Review: Love & Hate by Michael Kiwanuka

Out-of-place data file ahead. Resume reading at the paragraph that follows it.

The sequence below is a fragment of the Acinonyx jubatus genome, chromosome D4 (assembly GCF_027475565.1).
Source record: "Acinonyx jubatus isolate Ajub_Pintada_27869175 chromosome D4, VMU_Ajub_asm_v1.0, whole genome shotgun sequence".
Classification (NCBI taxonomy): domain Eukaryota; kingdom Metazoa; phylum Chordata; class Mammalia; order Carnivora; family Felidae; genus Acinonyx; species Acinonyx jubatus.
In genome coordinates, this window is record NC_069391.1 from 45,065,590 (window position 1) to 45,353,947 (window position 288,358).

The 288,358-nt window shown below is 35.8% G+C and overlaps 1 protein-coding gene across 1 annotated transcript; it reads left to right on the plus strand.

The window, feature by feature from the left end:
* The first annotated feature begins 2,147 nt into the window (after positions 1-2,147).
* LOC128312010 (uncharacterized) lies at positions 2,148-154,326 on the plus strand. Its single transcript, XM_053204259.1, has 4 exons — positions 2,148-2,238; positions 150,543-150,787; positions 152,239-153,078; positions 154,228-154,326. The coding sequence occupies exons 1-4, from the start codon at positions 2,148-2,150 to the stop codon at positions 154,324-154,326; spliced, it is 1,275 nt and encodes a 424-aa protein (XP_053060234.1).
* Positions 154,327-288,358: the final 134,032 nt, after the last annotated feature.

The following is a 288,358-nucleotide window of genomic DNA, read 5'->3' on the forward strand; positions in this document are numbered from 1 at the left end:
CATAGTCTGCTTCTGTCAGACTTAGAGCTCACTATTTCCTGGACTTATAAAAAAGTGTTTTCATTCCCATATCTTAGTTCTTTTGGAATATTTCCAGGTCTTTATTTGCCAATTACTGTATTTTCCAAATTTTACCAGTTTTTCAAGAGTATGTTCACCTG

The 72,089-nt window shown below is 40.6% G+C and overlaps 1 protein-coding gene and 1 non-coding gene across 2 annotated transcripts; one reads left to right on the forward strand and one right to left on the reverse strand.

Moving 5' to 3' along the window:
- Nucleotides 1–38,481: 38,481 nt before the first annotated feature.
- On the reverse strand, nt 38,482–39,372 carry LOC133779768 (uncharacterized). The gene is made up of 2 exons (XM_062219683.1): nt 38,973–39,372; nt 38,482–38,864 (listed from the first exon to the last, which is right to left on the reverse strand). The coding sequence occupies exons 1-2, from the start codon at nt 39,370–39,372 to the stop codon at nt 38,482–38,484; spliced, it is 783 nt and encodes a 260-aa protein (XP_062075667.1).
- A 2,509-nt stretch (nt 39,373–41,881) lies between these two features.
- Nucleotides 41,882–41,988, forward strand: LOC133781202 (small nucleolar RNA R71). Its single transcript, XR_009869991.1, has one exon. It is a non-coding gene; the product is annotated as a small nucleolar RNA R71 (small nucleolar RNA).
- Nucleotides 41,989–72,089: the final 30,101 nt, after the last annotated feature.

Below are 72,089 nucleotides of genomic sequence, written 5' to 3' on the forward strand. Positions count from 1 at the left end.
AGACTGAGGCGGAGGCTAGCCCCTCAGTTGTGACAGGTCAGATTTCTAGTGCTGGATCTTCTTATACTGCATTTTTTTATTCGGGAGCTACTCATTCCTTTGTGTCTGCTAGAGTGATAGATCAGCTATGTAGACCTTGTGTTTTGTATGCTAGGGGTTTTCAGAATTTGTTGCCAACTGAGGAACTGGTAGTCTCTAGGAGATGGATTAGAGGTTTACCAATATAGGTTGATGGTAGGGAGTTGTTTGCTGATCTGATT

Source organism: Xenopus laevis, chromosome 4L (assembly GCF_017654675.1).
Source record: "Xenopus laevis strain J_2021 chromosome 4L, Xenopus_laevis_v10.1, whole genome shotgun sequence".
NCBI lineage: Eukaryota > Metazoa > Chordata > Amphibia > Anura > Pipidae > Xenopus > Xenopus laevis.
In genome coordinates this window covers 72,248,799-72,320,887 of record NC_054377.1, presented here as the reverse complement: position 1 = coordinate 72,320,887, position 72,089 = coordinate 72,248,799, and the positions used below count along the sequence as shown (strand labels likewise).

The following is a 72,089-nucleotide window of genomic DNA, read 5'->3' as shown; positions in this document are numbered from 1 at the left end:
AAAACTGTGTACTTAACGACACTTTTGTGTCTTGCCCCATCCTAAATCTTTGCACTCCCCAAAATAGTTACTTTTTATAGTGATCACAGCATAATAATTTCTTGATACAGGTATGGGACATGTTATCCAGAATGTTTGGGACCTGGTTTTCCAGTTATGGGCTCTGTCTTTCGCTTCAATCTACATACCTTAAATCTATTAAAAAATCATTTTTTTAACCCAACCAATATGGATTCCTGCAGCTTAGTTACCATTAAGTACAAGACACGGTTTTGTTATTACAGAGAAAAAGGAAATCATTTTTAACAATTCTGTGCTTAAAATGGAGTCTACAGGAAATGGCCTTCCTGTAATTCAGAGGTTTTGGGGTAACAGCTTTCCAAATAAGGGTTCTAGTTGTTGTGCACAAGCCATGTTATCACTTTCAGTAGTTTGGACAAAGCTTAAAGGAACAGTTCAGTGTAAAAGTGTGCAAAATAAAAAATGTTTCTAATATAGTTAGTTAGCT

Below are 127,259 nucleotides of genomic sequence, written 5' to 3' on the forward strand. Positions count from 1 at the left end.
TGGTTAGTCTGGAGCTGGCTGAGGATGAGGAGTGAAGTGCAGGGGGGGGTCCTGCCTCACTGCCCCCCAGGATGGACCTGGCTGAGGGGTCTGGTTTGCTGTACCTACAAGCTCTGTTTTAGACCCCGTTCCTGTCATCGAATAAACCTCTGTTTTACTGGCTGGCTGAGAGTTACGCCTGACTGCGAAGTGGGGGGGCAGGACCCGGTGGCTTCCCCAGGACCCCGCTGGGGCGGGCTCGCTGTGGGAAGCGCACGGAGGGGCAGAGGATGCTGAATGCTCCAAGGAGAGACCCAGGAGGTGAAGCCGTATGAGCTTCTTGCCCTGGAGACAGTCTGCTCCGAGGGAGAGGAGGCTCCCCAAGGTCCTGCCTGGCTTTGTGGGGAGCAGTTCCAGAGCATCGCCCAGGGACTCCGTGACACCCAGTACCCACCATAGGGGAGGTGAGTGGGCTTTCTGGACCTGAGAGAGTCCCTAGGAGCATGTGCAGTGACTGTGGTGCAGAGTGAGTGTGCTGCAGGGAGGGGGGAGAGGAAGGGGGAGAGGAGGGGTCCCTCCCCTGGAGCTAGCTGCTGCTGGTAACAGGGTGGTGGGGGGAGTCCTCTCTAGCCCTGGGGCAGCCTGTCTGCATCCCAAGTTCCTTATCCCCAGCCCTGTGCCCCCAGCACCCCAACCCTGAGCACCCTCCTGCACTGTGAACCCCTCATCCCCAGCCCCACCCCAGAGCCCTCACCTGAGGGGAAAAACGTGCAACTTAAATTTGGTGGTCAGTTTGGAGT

Love & Hate by Michael KiwanukaIt’s taken Michael Kiwanuka four years to release his second record, and judging from the output, Love & Hate is both sprawling (average song length: five minutes, with a bunch tipping past seven) and ambitious. Recent events have made the album – or at least the idea of it – more relevant than ever, but for the most part the British soulster goes inward, with songs such as “Cold Little Heart” and “Falling” delicately, forcefully wondering aloud about his own issues. Love & Hate has the potential to be great – and it does have its moments – but it suffers from feeling a bit scattershot, a bit confused as to how it will go about doing its plans. With producers such as Danger Mouse in tow, the album takes swerves from his typical soul-funk to Nina Simone-esque anthems (in “Black Man in a White World”) and even some bluesy takes (in closing track “The Final Frame”). While it succeeds in making the album more than just yet another soul revival record, it feels the pieces could have been massaged more, could have been moved a bit more closer together. The result, instead, is something that you can’t help but feel has fallen short. [NB]3/5

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